On a recent United Airlines flight from Atlanta to Houston, I was seated in the Premium Economy section – the first 3-4 rows behind business class – while the plane was, approximately, 75% full.
A few moments after the boarding door was closed (but before pushback), a passenger quickly transitioned from Economy to the last row in Premium Economy class.
I had already taken notice that I was the only passenger in my section and saw the move in my peripheral view. I was unsure where the passenger moved from, but I assumed he was a “self-upgrader” as he had moved from AT LEAST 3-4 rows behind me and was not being escorted by a flight attendant.
After the move, I overheard the passenger giggle and say “I should always book basic economy” to a fellow passenger a few rows behind and signal them to make the move also.
CAN YOU MOVE IF THE SEAT IS EMPTY?
If you book a basic economy ticket for a flight, you’re left with whatever crappy seat the airline wants to give you, whether it’s at the back of the plane or just a middle seat in a row that won’t recline. When you see row after row of empty business-class seats or premium economy seats as you board, you might think to yourself: Why not trade up? You silently grab your belongings and make your way to those empty rows, hoping a flight attendant will look past it.
Well, there are a few reasons why airlines don’t want passengers to “sneak” into a business class or premium economy row, no matter how stealthy they are.
For one, most basic economy passengers are ineligible for any kind of upgrade. It’s a rule that’s built into your fare class and ticket. But for any passenger, generally, airlines opt to keep these rows empty – even if it makes virtually zero difference to their bottom line.
Here’s the deal: In the eyes of airlines, it’s stealing. By their logic, you are simply taking a seat you didn’t purchase, and it would be unfair for one passenger to grab an upgraded seat over another.
GOOD CUSTOMER SERVICE?
In September 2019, United Airlines made headlines over an exchange with a traveler who simply wanted to nab a better seat in an empty Economy Plus section on their flight.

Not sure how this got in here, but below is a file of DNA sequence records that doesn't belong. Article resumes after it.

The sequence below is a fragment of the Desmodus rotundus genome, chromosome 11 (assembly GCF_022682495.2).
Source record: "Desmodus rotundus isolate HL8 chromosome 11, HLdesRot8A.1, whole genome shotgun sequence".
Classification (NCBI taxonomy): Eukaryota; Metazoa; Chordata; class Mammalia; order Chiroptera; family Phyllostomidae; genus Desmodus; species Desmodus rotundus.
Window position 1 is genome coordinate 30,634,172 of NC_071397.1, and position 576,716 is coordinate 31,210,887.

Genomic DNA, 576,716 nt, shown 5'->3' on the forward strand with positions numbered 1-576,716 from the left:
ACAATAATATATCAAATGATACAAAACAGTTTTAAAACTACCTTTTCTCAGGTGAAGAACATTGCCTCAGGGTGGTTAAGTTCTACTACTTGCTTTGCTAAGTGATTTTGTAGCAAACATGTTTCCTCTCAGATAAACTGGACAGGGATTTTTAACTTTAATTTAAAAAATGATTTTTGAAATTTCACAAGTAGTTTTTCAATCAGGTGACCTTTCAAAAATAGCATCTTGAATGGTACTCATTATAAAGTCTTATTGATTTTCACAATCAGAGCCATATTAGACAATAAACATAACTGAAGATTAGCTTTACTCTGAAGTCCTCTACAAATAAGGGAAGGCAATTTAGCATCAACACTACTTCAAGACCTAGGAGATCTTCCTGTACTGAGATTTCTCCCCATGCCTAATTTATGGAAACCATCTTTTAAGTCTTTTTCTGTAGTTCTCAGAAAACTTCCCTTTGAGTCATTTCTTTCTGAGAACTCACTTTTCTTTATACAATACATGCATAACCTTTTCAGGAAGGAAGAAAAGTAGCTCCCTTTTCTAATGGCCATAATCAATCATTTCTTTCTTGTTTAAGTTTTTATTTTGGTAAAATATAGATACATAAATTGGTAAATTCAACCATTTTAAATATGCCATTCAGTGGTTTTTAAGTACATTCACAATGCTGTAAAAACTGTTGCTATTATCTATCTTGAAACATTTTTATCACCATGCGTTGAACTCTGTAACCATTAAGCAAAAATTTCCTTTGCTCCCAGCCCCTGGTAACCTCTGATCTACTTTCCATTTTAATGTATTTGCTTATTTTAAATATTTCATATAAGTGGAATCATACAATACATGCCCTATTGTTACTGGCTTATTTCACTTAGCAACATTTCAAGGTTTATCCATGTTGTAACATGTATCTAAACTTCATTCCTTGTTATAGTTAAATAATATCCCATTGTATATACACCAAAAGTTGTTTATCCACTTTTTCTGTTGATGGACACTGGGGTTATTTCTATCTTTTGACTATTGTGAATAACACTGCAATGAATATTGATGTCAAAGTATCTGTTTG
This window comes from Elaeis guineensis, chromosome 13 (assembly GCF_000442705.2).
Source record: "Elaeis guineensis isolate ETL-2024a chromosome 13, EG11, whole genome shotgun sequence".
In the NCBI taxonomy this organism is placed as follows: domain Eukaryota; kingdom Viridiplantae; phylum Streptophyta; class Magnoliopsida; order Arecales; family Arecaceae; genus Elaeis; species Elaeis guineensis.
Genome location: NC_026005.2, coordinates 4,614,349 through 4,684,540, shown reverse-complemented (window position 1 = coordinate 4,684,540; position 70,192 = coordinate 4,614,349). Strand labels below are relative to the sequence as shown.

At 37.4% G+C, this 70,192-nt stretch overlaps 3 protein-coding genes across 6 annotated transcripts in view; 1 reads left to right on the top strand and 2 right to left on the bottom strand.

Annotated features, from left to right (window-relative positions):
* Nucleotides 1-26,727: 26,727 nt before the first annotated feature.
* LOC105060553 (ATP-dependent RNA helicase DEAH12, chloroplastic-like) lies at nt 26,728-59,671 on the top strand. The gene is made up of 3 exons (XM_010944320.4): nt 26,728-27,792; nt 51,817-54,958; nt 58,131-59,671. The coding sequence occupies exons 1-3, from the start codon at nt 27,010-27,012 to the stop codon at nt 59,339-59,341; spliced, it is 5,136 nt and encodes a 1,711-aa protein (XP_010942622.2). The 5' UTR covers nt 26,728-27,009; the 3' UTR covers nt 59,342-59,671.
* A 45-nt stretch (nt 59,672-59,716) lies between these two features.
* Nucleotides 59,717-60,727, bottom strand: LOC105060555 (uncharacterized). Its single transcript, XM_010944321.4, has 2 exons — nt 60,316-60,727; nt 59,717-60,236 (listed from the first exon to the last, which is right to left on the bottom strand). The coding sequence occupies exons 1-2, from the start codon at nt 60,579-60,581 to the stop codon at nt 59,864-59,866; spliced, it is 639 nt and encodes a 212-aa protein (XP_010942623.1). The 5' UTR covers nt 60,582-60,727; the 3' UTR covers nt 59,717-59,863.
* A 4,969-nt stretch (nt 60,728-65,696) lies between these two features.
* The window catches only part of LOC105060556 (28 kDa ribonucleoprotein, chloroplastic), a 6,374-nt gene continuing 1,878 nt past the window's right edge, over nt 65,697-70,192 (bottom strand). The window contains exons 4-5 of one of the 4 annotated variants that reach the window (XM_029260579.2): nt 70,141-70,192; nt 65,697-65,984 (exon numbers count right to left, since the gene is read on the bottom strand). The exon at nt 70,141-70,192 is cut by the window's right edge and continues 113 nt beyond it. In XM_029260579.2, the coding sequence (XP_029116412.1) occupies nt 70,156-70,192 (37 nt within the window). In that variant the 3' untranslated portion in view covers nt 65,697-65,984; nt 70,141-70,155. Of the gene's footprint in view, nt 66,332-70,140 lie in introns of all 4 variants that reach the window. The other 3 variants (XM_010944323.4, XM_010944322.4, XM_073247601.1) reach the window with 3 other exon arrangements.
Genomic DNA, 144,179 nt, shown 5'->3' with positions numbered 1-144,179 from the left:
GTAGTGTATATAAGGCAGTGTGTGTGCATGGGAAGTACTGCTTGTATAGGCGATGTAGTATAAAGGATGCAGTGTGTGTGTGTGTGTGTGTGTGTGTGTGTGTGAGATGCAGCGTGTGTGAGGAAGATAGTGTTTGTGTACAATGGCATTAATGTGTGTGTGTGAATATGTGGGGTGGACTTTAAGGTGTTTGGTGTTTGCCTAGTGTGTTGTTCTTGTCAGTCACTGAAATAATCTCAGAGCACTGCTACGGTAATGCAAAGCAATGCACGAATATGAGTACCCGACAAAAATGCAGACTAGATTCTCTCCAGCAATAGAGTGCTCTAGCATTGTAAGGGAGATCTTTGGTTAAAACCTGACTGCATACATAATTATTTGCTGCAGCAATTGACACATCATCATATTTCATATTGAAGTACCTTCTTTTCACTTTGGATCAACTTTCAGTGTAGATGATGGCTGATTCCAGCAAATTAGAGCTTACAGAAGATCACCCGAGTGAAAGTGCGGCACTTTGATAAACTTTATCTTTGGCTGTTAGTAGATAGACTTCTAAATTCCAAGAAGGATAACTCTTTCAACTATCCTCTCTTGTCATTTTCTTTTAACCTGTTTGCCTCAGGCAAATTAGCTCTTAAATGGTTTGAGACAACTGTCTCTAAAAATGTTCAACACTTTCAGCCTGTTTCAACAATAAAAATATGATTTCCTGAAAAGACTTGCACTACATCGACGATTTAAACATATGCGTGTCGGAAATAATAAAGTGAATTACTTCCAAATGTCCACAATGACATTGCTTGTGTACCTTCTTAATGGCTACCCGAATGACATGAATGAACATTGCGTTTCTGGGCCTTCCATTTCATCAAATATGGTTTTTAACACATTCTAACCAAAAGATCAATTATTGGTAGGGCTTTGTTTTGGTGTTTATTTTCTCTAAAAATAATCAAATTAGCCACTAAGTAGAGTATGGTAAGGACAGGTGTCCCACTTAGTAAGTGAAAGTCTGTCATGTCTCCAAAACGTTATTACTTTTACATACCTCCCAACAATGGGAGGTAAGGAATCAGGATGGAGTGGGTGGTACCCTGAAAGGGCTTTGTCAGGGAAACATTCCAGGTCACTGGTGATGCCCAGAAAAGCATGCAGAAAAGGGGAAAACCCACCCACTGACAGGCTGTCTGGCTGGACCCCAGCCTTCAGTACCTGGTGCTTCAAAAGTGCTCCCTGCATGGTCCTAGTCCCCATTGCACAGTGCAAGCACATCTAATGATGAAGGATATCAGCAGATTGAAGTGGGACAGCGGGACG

The passenger said:
The passenger then responded:
United then responds:
IF LOOKS COULD KILL
Before the passenger could even buckle his seatbelt, the flight crew approached the passenger and asked him to return to his seat. The passenger quickly responded by saying “but this whole section and all these seats are empty, why can’t I sit here?”
Interestingly, the flight attendant said all that she needed to say with a quick raise of the eyebrows and non-response. Yikes!
Flight attendants are fully aware of who should be seated in each respective seat in a premium section. In fact, they receive a printout of the names for everyone in those seats. And in a story from the Los Angeles Times, author and flight attendant Elliott Hester noted that attendants are explicitly required to challenge any premium-class interlopers.
Personally, I have moved to a row that had less passengers but was within a row or two of my original seat. I’ve even moved from a seat near the wing to the last row of the plane (is that an upgrade or downgrade?) but I’ve never attempted to self-upgrade to another section.
While the rules may not be explicit in an airline’s contract of carriage, you’ll hear frequent stories of passengers who’ve attempted to “self-upgrade” have been asked to pay the cost of the ticket or even been threatened with arrest. I can imagine this could probably be an awkward mid-flight confrontation.
So I am curious…what do you think about self-upgrades? Have you ever self-upgraded to another section? Have you ever asked a flight attendant to change seats before making the change?